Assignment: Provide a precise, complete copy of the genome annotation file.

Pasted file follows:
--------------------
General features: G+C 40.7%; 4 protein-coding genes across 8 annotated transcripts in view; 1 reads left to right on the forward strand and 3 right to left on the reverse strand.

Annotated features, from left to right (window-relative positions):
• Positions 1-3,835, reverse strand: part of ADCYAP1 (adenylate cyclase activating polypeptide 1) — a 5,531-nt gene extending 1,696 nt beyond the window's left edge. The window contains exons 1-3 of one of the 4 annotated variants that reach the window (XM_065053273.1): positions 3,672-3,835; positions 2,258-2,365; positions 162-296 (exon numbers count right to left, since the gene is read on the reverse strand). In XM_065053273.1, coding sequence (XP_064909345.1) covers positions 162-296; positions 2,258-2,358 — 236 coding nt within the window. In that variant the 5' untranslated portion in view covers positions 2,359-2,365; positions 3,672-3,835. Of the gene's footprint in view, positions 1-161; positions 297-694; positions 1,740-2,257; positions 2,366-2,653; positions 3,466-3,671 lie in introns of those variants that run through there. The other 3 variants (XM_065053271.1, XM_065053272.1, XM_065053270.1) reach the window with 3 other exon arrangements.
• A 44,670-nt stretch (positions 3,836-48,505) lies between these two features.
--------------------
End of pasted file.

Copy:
General features: G+C 40.7%; 4 protein-coding genes across 8 annotated transcripts in view; 1 reads left to right on the forward strand and 3 right to left on the reverse strand.

Annotated features, from left to right (window-relative positions):
• Positions 1-3,835, reverse strand: part of ADCYAP1 (adenylate cyclase activating polypeptide 1) — a 5,531-nt gene extending 1,696 nt beyond the window's left edge. The window contains exons 1-3 of one of the 4 annotated variants that reach the window (XM_065053273.1): positions 3,672-3,835; positions 2,258-2,365; positions 162-296 (exon numbers count right to left, since the gene is read on the reverse strand). In XM_065053273.1, coding sequence (XP_064909345.1) covers positions 162-296; positions 2,258-2,358 — 236 coding nt within the window. In that variant the 5' untranslated portion in view covers positions 2,359-2,365; positions 3,672-3,835. Of the gene's footprint in view, positions 1-161; positions 297-694; positions 1,740-2,257; positions 2,366-2,653; positions 3,466-3,671 lie in introns of those variants that run through there. The other 3 variants (XM_065053271.1, XM_065053272.1, XM_065053270.1) reach the window with 3 other exon arrangements.
• A 44,670-nt stretch (positions 3,836-48,505) lies between these two features.